One of the original ideas for the TMS was to take over the Easingwold Light Railway just North of York. Sadly for reason that I am not sure of, that proposal came to nothing. Probably BR or whoever owned the Line wanted more than the TMS could afford.I wish the line was longer, not sure if it would be possible though.
If you look at which way each rail curves on the far side of the bridge (click on the photo to make it bigger, if necessary) you will see that the tracks through the bridge are interlaced and they (rails 1 & 3 . . . and rails 2 & 4) are both standard gauge!What gauge were those rather narrow gauge tracks passing underneath the over bridge in the second photo of Robert Howard's?
Remember well the delays at Como with the gauntlet track on the old bridge... I don't recall any on the tramway system though there was a bit of single track... Still some in use in Lisbon though.in railway terms(43 years a driver)it's called "gauntlet track". Sydney used to have a bit on it's heavy rail system.-old como bridge and the track into/out of darling harbour goods yard-both now gone. It's used when the track clearance is to small for double track, but switchable points are not needed.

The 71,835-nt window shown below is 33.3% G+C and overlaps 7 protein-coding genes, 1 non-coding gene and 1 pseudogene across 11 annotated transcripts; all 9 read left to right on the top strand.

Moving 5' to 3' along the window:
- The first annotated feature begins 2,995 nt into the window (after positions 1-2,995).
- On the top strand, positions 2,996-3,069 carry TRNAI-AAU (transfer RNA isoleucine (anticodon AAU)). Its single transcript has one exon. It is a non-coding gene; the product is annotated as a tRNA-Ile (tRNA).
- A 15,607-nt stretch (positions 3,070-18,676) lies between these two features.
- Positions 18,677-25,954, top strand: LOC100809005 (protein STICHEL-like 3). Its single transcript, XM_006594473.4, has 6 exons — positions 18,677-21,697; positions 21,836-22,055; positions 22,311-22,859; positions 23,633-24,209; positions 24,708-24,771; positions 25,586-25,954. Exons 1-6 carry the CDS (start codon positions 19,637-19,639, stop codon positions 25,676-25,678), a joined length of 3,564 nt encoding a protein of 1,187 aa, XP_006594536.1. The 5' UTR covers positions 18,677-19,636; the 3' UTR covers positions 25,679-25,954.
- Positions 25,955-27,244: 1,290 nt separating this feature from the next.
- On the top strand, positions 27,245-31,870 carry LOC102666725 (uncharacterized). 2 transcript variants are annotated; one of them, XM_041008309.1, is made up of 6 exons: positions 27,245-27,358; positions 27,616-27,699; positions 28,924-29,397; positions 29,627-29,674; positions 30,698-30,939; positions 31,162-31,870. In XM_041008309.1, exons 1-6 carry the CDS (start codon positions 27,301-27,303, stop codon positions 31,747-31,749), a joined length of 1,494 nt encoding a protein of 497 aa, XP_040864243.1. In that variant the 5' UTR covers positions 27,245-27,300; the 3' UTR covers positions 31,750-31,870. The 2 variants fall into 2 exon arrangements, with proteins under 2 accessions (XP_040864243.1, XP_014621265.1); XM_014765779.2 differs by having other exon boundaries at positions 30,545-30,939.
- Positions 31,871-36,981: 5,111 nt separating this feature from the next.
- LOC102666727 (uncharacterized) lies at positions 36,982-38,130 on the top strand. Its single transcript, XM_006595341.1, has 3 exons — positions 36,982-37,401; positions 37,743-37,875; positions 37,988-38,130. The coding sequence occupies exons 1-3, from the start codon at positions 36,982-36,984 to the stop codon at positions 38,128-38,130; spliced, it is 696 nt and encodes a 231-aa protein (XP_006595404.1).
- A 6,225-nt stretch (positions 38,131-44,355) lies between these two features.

There is at least one section of Gauntlet Track on the Croydon System, possibly 2 if memory serves me well. Used to get 2 tracks through tight locations as amply demostrated with the Eblang view.The system in Elblag, Poland (Elbing in East Prussia to 1945) had a short section of gauntlet track still in use back in 2001.
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Not sure if it is still there, as I haven't been back there since, but I'm surprised it remained in use so late, given that the Town was seriously damaged in early 1945, with most of the "Old Town" area (the location of this section of track) totally destroyed.